Rather than make a new shaft, I built up the worn area with weld and then machined it down to size. Before adding the weld, I fitted two steel washers on the shaft, either side of the area to be repaired to prevent the spread of weld or splatter. I added weld and then, when cool, turned the shaft to size on the lathe.
I bolted the magneto to the bracket and adjusted it, in particular moving the adjustment screw on the electrode arm so that it was just touching the tail of the push-finger. I then operated the magneto using the starting lever and it generated a fat spark when tripped.
The factory crank guard would have been made from cast iron. By comparing photographs of originals against this engine, I was able to work out the approximate dimensions. My first step was to make a rough frame from some scrap sheet that could be bolted to the engine then bent and manipulated to get both the clearance for the big end bolts and shape of the crank guard right.
I would make the guard in sections, bolting the base section to the engine from 0.250-inch thick plate and the body of the guard from 12-gauge (0.104-inch) sheet steel. This would be a little thinner than any casting but any thicker would make it much more difficult to shape. I used a filet to join the main part of the guard to the mounting flange, making it a simpler exercise than trying to shape it all out of a single piece.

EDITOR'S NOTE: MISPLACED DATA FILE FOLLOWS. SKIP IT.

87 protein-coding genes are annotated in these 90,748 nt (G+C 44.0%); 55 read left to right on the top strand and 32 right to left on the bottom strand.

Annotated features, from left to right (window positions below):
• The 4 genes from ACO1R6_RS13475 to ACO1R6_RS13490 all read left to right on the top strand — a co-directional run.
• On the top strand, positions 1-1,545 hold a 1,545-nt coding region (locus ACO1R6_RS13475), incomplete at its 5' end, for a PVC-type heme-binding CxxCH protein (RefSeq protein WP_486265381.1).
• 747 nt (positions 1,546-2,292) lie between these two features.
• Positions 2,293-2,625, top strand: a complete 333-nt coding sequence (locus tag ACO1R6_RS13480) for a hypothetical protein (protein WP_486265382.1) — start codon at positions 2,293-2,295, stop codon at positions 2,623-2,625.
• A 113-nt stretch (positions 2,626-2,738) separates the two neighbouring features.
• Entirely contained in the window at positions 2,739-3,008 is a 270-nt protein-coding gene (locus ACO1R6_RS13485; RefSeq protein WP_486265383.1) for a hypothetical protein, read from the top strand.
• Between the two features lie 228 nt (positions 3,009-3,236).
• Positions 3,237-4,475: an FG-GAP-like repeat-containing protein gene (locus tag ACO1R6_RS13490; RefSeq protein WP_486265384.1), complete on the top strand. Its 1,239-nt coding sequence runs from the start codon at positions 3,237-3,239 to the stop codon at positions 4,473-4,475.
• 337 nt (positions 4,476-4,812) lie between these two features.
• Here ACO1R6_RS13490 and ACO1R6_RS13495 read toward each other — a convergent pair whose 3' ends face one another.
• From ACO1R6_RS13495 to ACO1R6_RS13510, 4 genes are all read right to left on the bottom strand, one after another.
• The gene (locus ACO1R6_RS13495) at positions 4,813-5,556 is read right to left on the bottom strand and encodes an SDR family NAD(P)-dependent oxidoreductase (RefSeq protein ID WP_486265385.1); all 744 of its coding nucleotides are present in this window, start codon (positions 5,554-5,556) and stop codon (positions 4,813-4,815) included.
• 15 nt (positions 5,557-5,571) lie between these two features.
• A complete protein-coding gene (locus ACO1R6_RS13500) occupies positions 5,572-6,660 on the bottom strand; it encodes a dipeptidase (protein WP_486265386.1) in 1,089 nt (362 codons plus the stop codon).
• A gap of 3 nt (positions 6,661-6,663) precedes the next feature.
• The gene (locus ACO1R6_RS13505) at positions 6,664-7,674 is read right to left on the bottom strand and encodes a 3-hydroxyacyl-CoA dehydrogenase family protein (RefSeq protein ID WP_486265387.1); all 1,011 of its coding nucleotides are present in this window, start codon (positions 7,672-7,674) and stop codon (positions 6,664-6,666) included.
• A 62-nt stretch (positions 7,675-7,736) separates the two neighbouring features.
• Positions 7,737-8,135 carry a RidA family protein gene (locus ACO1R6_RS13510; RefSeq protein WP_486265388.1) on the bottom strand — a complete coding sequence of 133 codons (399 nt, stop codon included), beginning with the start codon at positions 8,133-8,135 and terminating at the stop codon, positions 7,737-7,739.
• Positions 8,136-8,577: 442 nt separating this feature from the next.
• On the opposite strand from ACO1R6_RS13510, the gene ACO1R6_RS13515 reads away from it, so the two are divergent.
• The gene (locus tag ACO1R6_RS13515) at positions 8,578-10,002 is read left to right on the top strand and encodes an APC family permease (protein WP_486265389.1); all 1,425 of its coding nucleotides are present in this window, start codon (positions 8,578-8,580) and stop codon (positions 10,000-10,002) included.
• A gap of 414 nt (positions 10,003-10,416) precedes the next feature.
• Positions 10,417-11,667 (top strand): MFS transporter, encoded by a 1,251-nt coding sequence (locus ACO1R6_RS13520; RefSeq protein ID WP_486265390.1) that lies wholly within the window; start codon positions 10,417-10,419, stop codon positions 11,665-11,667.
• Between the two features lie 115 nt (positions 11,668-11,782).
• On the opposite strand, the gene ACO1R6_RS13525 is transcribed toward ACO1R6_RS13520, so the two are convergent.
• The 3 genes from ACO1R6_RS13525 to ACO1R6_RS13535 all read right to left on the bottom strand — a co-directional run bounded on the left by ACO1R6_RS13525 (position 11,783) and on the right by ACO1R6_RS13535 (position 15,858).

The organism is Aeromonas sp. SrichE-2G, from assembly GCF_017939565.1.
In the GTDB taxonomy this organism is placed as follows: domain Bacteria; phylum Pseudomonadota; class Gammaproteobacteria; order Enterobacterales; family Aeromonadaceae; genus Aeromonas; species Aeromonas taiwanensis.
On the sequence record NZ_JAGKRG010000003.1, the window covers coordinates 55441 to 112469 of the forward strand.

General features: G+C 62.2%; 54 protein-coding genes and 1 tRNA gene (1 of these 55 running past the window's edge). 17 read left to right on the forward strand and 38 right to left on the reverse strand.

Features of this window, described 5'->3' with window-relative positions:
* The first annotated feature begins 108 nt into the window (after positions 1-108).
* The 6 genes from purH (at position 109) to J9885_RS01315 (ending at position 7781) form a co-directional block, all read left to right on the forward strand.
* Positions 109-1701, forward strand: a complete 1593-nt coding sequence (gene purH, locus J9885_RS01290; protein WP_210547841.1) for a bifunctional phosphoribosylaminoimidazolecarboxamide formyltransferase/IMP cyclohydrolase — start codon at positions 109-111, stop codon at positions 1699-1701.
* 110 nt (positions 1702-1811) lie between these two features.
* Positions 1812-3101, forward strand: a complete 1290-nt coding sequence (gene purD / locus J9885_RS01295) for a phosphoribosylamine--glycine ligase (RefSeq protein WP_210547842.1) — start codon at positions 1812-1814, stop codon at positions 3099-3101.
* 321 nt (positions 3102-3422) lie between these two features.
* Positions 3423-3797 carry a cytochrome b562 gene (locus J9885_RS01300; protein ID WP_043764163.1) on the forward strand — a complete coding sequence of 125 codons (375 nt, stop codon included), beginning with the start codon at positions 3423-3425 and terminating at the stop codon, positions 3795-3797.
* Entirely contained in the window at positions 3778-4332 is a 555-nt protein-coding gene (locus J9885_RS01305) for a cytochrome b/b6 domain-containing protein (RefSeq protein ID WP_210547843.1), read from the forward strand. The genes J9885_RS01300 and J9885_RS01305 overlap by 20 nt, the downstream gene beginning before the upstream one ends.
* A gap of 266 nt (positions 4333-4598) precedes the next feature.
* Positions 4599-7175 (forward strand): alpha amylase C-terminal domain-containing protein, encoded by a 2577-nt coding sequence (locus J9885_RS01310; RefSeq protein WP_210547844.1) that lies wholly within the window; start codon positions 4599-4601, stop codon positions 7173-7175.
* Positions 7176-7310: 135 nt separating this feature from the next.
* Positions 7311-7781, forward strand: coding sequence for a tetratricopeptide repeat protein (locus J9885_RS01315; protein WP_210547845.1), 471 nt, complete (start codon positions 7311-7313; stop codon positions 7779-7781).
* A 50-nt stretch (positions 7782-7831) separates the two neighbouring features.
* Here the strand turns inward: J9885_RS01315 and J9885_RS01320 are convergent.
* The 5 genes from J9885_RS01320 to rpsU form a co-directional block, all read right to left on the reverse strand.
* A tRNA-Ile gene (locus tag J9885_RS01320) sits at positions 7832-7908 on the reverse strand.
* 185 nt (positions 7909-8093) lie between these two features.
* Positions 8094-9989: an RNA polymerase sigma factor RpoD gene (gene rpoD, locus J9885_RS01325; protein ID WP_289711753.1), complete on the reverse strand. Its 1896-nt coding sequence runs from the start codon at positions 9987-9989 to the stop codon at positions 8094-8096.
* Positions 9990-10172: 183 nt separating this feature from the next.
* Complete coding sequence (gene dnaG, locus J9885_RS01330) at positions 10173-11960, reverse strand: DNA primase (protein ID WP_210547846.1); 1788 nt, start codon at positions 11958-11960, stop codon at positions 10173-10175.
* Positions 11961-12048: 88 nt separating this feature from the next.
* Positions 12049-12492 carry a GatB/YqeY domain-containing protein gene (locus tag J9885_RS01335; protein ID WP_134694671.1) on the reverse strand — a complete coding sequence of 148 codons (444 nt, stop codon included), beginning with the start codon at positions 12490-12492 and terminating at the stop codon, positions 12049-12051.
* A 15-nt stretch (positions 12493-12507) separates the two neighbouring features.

The first step was to form the main section by hammering out a gentle hollow in the middle and then beginning to bend it to the profile of the pattern, pushing gently by hand over the anvil, a short length of rail track. The second stage was to fold over the edges and get this bend without creasing the metal. Several V’s were cut out to be made good later with weld.
It was easy to cut, drill and gently curve the mounting plate to fit the engine casting. The more difficult phase was to dome out some more 12-gauge sheet as a filet between the mounting flange and the main part of the guard.